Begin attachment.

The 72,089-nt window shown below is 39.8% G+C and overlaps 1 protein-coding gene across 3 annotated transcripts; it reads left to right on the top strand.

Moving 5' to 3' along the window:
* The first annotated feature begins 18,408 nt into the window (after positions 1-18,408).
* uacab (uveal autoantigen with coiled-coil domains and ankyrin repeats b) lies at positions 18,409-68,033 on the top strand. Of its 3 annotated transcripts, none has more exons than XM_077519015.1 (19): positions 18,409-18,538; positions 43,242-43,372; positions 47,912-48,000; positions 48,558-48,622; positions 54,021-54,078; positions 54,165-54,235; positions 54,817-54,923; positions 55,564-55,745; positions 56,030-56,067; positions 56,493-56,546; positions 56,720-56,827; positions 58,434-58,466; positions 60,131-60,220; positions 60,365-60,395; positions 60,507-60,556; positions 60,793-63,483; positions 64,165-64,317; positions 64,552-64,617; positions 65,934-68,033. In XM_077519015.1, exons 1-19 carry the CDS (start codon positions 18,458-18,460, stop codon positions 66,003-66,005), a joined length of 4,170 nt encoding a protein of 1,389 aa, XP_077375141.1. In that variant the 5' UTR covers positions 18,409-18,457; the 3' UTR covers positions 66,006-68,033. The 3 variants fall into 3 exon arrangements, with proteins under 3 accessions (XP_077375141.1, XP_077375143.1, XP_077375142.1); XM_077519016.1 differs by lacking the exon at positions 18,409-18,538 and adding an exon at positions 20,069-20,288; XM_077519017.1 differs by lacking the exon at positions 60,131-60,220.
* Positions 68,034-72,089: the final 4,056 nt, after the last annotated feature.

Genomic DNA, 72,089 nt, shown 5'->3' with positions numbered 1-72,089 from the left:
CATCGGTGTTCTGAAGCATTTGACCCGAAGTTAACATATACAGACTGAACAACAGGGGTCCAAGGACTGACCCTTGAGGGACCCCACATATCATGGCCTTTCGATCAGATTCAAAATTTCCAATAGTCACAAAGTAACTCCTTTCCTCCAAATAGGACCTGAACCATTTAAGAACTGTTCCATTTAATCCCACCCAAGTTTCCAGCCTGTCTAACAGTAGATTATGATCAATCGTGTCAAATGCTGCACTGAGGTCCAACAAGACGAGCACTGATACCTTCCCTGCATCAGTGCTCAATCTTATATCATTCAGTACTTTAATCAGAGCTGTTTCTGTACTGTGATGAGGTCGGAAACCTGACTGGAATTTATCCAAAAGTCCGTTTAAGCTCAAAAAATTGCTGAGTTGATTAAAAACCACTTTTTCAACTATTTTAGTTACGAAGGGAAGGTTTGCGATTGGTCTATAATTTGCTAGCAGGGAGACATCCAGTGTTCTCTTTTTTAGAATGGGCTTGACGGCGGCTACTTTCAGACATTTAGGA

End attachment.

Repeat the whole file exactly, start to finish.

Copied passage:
The 72,089-nt window shown below is 39.8% G+C and overlaps 1 protein-coding gene across 3 annotated transcripts; it reads left to right on the top strand.

Moving 5' to 3' along the window:
* The first annotated feature begins 18,408 nt into the window (after positions 1-18,408).
* uacab (uveal autoantigen with coiled-coil domains and ankyrin repeats b) lies at positions 18,409-68,033 on the top strand. Of its 3 annotated transcripts, none has more exons than XM_077519015.1 (19): positions 18,409-18,538; positions 43,242-43,372; positions 47,912-48,000; positions 48,558-48,622; positions 54,021-54,078; positions 54,165-54,235; positions 54,817-54,923; positions 55,564-55,745; positions 56,030-56,067; positions 56,493-56,546; positions 56,720-56,827; positions 58,434-58,466; positions 60,131-60,220; positions 60,365-60,395; positions 60,507-60,556; positions 60,793-63,483; positions 64,165-64,317; positions 64,552-64,617; positions 65,934-68,033. In XM_077519015.1, exons 1-19 carry the CDS (start codon positions 18,458-18,460, stop codon positions 66,003-66,005), a joined length of 4,170 nt encoding a protein of 1,389 aa, XP_077375141.1. In that variant the 5' UTR covers positions 18,409-18,457; the 3' UTR covers positions 66,006-68,033. The 3 variants fall into 3 exon arrangements, with proteins under 3 accessions (XP_077375141.1, XP_077375143.1, XP_077375142.1); XM_077519016.1 differs by lacking the exon at positions 18,409-18,538 and adding an exon at positions 20,069-20,288; XM_077519017.1 differs by lacking the exon at positions 60,131-60,220.
* Positions 68,034-72,089: the final 4,056 nt, after the last annotated feature.

Genomic DNA, 72,089 nt, shown 5'->3' with positions numbered 1-72,089 from the left:
CATCGGTGTTCTGAAGCATTTGACCCGAAGTTAACATATACAGACTGAACAACAGGGGTCCAAGGACTGACCCTTGAGGGACCCCACATATCATGGCCTTTCGATCAGATTCAAAATTTCCAATAGTCACAAAGTAACTCCTTTCCTCCAAATAGGACCTGAACCATTTAAGAACTGTTCCATTTAATCCCACCCAAGTTTCCAGCCTGTCTAACAGTAGATTATGATCAATCGTGTCAAATGCTGCACTGAGGTCCAACAAGACGAGCACTGATACCTTCCCTGCATCAGTGCTCAATCTTATATCATTCAGTACTTTAATCAGAGCTGTTTCTGTACTGTGATGAGGTCGGAAACCTGACTGGAATTTATCCAAAAGTCCGTTTAAGCTCAAAAAATTGCTGAGTTGATTAAAAACCACTTTTTCAACTATTTTAGTTACGAAGGGAAGGTTTGCGATTGGTCTATAATTTGCTAGCAGGGAGACATCCAGTGTTCTCTTTTTTAGAATGGGCTTGACGGCGGCTACTTTCAGACATTTAGGA